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Image from page 491 of “American homes and gardens” (1905)

Image from page 491 of

Identifier: americanhomesgar41907newy
Title: American homes and gardens
Year: 1905 (1900s)
Authors:
Subjects: Architecture, Domestic Landscape gardening
Publisher: New York : Munn and Co
Contributing Library: Smithsonian Libraries
Digitizing Sponsor: Biodiversity Heritage Library

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ned two hours. The partially purifiedwater then flowed to a second bed, where in two hours moreit was purified so well that it could safely be allowed to flowinto streams. After each flooding the beds were exposed tothe air for four hours to enable the bacteria to multiply.But it was discovered that these beds soon becameclogged with filth, and then required two or threeweeks rest to fit them for further service. Toavoid this inconvenience Cameron conceived theidea of interposing between the sewage supply pipeand the bacterial beds a series of ditches calledseptic fosses, in which the putrefiable matter in sus-pension could be deposited and then dissolved anddecomposed by anaerobic bacteria.* The waterwhich flows from the fosses holds almost no matterin suspension, and its dissolved organic matter isvery easily decomposed by the bacteria of the beds,which, consequently, do not become clogged. The biological processes, as these methods ofDibdin, thus modified, are now called, have been

Text Appearing After Image:
Septic Fosses at La Madeleine-les-Lille tested at Exeter, Veovil, Manchester and else-where. The results obtained have generally beengood, and the study of these methods has greatlydeveloped in the last few years. With the energeticand fruitful initiative of Dr. Calmette, director ofthe Pasteur Institute of Lille, and the aid of alarge subsidy from the national fund for scientificresearch, France has now, in turn, taken up thestudy of the biological methods, and sufficientwork has already been done to show that thesemethods are very practical and very advantageous.Let us see, then, how these methods should beapplied in practice, in accordance with the investi-gations made at the experimental station for thepurification of water, at La Madeleine-les-Lille.Artificial bacterial purification comprises threeoperations: First, the separation of non-putrescible solidresiduum (sand, stones, fragments of metal, etc.); second,the solution, in the septic fosses, of organic matter in sus-pension,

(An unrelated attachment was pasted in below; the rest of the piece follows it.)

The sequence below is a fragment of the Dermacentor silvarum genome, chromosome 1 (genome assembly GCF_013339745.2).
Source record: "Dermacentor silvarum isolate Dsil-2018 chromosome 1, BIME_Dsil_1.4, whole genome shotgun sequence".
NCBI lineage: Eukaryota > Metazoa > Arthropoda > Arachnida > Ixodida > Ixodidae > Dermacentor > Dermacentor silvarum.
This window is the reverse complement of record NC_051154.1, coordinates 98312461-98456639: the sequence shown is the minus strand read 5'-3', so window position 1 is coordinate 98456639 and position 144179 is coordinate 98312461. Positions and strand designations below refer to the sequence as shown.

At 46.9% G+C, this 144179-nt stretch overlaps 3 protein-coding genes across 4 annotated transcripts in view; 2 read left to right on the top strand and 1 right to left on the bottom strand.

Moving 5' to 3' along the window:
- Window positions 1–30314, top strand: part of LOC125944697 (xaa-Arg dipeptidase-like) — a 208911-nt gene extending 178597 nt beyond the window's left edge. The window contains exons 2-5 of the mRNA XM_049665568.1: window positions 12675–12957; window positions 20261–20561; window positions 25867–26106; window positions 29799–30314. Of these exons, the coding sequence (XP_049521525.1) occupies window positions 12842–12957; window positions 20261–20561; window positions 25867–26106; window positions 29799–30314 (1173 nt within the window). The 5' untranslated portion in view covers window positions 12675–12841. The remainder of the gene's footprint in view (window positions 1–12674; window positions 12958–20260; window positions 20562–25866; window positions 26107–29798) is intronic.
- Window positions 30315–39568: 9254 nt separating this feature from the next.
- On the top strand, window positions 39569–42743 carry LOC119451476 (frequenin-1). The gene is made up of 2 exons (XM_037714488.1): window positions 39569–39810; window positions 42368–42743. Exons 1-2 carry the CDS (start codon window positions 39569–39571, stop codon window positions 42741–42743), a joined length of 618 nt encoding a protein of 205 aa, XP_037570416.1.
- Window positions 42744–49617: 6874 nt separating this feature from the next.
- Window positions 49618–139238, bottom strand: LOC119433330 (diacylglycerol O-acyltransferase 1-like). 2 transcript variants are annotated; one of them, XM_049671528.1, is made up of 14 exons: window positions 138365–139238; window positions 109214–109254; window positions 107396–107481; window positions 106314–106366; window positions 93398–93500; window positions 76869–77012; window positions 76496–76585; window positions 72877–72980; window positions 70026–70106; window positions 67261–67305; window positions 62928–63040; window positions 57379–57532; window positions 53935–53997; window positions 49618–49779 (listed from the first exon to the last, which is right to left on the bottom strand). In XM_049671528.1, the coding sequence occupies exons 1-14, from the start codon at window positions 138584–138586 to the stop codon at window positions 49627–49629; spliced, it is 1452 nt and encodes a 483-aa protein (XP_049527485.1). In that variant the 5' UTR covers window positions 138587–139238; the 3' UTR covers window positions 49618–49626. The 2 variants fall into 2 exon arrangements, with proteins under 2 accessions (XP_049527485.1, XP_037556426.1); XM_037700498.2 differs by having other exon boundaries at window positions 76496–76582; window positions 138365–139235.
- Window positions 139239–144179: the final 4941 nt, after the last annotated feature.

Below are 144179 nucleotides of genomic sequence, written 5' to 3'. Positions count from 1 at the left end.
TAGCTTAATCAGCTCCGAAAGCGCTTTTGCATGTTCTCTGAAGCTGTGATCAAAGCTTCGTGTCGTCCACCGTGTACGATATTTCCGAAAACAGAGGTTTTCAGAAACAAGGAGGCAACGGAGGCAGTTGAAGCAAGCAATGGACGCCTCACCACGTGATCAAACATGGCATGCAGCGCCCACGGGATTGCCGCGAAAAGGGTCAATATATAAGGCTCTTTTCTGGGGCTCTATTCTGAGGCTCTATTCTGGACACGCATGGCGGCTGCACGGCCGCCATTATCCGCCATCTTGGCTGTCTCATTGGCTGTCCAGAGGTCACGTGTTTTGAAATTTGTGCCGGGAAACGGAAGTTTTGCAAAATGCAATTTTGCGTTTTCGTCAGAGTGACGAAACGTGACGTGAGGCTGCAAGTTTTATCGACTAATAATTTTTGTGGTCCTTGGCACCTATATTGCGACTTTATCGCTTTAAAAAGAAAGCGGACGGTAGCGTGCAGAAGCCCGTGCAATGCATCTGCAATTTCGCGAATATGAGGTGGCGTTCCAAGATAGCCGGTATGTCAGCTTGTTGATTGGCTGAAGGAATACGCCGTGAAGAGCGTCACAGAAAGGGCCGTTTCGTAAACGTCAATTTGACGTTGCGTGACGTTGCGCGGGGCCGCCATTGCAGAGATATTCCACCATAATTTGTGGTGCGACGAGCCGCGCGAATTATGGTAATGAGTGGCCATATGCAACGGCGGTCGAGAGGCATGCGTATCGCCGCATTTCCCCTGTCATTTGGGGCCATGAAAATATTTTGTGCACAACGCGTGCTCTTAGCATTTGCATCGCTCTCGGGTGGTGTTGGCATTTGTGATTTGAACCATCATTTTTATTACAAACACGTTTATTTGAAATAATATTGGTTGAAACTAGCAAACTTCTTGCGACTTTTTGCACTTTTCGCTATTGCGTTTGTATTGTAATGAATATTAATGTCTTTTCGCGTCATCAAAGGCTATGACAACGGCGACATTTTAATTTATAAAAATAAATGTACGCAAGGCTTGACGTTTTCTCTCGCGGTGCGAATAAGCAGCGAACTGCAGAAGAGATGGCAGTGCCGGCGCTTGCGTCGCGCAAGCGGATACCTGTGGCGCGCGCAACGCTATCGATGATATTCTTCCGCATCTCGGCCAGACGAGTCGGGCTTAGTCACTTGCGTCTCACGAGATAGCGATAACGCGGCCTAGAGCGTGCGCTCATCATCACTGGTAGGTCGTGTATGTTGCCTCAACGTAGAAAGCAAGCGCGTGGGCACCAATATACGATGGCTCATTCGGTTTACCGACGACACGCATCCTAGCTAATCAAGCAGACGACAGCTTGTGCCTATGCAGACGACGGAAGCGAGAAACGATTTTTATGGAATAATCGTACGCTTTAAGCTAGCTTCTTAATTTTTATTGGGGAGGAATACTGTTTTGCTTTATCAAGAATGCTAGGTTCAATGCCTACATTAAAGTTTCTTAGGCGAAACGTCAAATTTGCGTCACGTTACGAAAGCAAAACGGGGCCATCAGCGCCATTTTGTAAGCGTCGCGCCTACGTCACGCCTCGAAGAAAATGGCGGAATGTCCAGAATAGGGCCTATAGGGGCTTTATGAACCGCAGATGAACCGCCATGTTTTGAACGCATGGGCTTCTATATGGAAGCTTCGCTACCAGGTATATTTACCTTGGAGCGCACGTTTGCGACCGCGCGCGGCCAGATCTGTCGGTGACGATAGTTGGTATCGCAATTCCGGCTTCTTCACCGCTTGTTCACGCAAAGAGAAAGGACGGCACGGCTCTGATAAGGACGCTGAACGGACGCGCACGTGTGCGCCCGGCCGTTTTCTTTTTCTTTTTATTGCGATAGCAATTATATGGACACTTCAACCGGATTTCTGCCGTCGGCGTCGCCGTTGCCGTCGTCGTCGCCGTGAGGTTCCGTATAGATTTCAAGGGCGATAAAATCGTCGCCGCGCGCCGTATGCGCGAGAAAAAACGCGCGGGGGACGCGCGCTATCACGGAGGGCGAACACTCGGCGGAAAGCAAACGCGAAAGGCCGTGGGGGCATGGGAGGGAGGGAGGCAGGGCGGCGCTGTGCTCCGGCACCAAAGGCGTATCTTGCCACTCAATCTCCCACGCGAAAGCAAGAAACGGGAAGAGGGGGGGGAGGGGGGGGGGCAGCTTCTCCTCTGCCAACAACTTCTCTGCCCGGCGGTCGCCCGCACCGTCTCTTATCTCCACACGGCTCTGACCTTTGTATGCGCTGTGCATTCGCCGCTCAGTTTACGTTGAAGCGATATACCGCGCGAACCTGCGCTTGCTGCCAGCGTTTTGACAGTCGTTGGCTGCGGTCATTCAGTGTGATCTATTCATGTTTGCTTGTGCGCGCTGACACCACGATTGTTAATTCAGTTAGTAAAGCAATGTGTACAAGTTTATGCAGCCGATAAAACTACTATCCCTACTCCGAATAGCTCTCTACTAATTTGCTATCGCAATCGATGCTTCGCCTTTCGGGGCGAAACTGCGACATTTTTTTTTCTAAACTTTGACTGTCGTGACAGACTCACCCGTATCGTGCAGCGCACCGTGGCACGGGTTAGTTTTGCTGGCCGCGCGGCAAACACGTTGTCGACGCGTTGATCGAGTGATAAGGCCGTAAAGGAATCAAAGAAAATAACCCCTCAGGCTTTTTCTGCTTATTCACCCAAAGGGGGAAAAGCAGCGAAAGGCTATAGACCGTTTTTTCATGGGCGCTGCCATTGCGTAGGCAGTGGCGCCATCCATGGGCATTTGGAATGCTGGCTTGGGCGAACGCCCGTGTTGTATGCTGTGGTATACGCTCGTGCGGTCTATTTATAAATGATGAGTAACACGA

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Please note that these images are extracted from scanned page images that may have been digitally enhanced for readability – coloration and appearance of these illustrations may not perfectly resemble the original work.

Posted by Internet Archive Book Images on 2014-07-28 07:51:21

Tagged: , bookid:americanhomesgar41907newy , bookyear:1905 , bookdecade:1900 , bookcentury:1900 , booksubject:Architecture__Domestic , booksubject:Landscape_gardening , bookpublisher:New_York___Munn_and_Co , bookcontributor:Smithsonian_Libraries , booksponsor:Biodiversity_Heritage_Library , bookleafnumber:491 , bookcollection:biodiversity , BHL Collection , BHL Consortium

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